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Top tips on organising a Clinical Engagement Day

Published August 11, 2020
Alja Polner
Alja Polner

The successful adoption of any new IT solution already starts during the software implementation process. One way to help make user software acceptance successful can be a Clinical Engagement Day.

This is a dedicated event in which a hospital’s staff spends time with the hospital’s ePMA team, the IT team in charge of implementation and, potentially, the vendor’s specialists. A Clinical Engagement Day can help on many levels: it can clarify what changes staff can expect, inform users who they can to turn to in case of questions, and (on the actual day) it can address any fears and concerns staff may have, just to mention a few benefits. 

So, what should you bear in mind when preparing for such an event? 

  1. Plan your Clinical Engagement Day as well as possible

    In order to have a clear plan, which includes all the stakeholders (staff, IT teams, etc.), it is imperative to determine the topics that need to be covered during your Clinical Engagement Day. For example: the number of software demos which will be shown, the number of sessions which will be dedicated to collecting feedback, whether you are going to have different agendas for nurses, doctors, and pharmacists, etc. When you have a clear content plan, continue with the logistics plan, like who to include: which wards, and the number of external people from the vendor’s partner in charge of the IT implementation. You may also need to consider expanding sessions over several days, or a week, when you take into account the availability of the staff who will need to use software first.

  2. Create opportunities for staff

    When planning a Clinical Engagement Day, bear in mind that this is not only an opportunity for your staff to get familiarised with upcoming changes, but also a chance for the ePMA team to get closer to the users. To get valuable feedback, which will further help you plan adoption scaling, dedicate time during the Clinical Engagement Day for users to share their thoughts, opinions, and concerns. All these activities can help the ePMA implementation team identify which users to include in later stages of the implementation, such as User Acceptance Testing, tracking of benefits, etc.

  3. Promote the Clinical Engagement Day across the hospital, and in advance

    If people are informed about an event while it is already taking place, they can feel frustrated or indifferent. Organisers need to do some research about the most suitable time slots for each particular group of users, and users need to be able to coordinate and organise their attendance of sessions among themselves. Inform staff members in advance about the event so they can find a way to organise and participate based on their availability and clinical routine.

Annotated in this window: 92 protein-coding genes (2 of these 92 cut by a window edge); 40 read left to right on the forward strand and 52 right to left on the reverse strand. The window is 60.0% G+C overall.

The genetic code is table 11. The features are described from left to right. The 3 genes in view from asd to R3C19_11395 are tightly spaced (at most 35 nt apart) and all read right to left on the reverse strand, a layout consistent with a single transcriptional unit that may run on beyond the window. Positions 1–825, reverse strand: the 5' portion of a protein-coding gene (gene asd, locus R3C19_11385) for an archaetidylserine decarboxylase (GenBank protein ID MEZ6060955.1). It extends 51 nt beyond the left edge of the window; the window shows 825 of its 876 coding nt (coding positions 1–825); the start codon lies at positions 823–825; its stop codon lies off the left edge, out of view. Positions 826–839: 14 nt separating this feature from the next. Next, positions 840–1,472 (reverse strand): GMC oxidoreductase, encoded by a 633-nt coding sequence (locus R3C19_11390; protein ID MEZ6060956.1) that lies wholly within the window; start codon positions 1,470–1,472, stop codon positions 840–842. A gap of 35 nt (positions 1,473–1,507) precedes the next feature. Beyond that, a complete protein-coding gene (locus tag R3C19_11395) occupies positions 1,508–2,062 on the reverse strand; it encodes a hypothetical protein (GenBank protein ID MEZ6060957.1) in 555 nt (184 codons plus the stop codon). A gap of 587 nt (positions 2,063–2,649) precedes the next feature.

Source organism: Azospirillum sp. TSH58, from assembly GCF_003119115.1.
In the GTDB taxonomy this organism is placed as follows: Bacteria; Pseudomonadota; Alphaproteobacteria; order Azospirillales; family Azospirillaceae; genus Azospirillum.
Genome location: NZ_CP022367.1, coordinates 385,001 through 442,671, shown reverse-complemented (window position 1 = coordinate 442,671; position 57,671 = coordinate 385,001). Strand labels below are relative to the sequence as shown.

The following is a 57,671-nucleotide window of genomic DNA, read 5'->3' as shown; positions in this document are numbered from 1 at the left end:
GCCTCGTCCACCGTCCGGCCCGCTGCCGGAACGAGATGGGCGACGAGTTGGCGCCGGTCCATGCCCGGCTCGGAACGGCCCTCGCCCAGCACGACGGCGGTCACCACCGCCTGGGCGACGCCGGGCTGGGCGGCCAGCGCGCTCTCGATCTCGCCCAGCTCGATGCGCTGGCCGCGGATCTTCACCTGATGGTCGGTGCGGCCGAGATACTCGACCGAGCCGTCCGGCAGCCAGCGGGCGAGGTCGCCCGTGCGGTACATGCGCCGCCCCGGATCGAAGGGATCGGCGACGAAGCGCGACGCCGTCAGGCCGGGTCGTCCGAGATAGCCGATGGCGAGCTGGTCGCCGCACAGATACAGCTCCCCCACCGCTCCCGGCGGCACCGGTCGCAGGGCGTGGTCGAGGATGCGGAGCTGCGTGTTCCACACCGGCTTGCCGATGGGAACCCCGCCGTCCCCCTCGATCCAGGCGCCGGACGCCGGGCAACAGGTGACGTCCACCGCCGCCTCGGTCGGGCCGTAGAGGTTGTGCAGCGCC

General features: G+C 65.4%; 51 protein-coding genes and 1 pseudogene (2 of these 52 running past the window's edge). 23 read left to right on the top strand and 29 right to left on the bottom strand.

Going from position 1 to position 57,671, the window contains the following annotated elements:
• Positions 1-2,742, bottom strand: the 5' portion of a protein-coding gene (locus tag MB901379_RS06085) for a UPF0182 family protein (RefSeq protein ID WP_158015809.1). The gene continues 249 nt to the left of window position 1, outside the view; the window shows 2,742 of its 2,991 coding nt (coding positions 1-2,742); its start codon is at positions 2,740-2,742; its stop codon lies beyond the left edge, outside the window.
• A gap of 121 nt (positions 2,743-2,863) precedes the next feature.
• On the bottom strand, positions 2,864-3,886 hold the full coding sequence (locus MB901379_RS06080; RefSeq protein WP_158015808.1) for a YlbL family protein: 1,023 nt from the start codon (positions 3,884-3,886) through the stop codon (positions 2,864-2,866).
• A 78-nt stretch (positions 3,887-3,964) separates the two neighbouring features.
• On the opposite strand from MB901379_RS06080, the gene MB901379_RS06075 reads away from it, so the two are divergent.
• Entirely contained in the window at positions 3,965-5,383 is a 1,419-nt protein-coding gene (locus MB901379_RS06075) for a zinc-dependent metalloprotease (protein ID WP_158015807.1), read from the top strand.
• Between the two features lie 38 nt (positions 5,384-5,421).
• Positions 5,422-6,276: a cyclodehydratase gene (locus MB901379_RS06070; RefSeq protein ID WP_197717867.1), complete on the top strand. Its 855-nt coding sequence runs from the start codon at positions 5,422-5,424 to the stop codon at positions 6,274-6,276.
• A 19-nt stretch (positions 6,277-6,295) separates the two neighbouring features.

4. Listen carefully 

    Successful healthcare IT software implementations include a redefinition of work processes. New software aims to optimise existing workflows and, consequently, brings some changes in the way things are done in a hospital. Given the already tight schedules which members of the clinical staff have to deal with, any announcements of changes can be anxiety-inducing. During the Clinical Engagement Day, make sure to ask your staff for feedback, and about any fears they might have. Dedicate enough time in the agenda for them to express their considerations, curiosity, and concerns.

  5. Enable follow-ups

    Some staff members might have questions, but will not feel comfortable asking them; others might think of questions to ask after the event. You can solve this problem by dedicating one of the ePMA hospital team members to gather user feedback. Share that individual’s contact information with the staff so they can reach out if they wish to get any further information or share some feedback.

  6. Expect some obstacles along the way

    Digital transformation is demanding, especially in a clinical environment. No matter how motivated and prepared one is for the implementation, the fact remains that people are diverse. The human factor and cultural constraints will impact implementation and adoption, and will also very likely cause delays in the project for a variety of reasons. Being aware that this is a normal part of the transformation can be an important in reducing the amount of stress in your journey towards “the new normal” with this technology.

Alja Polner

Written by Alja Polner

Alja Polner works as an implementation specialist for OPENeP. She is fascinated by the digitalization of healthcare processes and she particularly enjoys the research of new implementation approaches. While successfully reaching the goal of the implementation project is thrilling, her favourite part of implementing each system are the new challenges, as they define each project and make it unique.

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